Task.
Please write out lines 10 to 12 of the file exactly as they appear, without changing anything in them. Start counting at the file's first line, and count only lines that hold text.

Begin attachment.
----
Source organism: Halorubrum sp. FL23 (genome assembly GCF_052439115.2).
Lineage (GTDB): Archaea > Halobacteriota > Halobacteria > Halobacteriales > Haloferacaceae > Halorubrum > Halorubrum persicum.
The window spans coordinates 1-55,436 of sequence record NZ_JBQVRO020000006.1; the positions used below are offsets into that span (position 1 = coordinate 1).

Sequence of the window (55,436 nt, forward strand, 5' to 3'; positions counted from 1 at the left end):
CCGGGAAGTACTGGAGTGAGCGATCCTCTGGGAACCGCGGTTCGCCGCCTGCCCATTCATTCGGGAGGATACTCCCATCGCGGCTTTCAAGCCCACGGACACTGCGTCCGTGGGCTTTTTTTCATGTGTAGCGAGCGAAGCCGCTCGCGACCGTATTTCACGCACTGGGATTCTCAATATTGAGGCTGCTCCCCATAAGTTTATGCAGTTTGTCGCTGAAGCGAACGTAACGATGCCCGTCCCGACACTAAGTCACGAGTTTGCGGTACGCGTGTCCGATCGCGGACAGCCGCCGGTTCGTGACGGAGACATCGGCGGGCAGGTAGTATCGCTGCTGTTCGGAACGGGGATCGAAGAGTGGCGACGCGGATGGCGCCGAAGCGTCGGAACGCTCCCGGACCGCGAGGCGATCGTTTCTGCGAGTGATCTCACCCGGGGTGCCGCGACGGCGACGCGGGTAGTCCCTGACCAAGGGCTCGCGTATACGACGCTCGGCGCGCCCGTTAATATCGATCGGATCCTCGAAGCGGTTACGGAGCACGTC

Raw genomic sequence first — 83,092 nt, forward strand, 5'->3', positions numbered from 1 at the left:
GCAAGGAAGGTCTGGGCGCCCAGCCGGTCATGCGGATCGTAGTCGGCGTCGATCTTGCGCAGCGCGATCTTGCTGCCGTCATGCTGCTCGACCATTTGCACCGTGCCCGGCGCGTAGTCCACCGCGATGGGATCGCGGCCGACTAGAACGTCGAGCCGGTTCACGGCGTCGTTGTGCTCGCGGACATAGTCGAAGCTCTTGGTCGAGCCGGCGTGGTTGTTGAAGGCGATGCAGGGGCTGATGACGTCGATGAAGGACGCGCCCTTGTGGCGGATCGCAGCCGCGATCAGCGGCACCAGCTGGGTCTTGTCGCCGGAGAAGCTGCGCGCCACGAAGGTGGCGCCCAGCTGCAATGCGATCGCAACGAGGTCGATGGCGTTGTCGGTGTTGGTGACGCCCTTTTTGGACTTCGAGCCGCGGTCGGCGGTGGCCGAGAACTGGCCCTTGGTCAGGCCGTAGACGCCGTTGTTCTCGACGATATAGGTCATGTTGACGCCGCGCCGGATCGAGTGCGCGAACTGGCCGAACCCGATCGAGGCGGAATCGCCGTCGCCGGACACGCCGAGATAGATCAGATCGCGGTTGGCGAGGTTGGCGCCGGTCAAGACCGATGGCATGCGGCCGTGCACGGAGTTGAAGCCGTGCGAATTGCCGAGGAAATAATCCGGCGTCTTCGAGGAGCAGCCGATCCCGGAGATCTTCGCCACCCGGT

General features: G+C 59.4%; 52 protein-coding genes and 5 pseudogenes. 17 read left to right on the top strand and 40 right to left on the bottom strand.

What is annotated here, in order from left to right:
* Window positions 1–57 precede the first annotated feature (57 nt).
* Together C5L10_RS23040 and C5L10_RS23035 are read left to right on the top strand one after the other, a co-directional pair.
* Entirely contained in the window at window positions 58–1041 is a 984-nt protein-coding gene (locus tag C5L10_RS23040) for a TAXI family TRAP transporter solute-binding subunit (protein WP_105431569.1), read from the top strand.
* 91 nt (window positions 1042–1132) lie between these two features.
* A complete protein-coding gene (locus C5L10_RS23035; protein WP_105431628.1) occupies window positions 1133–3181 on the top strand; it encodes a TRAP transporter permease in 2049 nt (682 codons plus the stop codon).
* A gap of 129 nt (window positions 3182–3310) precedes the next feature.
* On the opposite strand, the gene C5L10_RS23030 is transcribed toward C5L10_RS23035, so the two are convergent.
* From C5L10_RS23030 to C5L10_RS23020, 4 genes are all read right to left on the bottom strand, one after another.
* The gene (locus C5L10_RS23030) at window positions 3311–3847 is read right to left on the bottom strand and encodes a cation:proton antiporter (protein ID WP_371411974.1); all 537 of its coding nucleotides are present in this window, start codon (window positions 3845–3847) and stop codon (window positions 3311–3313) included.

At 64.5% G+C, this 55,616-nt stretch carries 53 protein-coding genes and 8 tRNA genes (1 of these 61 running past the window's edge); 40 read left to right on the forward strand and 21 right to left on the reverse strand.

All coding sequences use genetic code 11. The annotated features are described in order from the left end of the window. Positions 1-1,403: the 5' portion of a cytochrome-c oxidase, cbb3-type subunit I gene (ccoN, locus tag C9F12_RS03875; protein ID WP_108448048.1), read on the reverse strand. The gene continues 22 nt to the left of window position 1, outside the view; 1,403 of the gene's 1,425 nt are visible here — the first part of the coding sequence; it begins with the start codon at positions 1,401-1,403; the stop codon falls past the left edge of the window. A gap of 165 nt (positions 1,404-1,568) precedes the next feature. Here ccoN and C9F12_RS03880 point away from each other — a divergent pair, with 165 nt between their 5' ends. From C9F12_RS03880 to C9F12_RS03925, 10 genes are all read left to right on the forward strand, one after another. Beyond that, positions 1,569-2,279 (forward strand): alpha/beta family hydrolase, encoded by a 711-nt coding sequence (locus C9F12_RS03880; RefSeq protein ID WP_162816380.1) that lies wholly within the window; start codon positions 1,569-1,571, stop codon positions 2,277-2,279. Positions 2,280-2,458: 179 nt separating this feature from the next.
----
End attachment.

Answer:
* Window positions 1–57 precede the first annotated feature (57 nt).
* Together C5L10_RS23040 and C5L10_RS23035 are read left to right on the top strand one after the other, a co-directional pair.
* Entirely contained in the window at window positions 58–1041 is a 984-nt protein-coding gene (locus tag C5L10_RS23040) for a TAXI family TRAP transporter solute-binding subunit (protein WP_105431569.1), read from the top strand.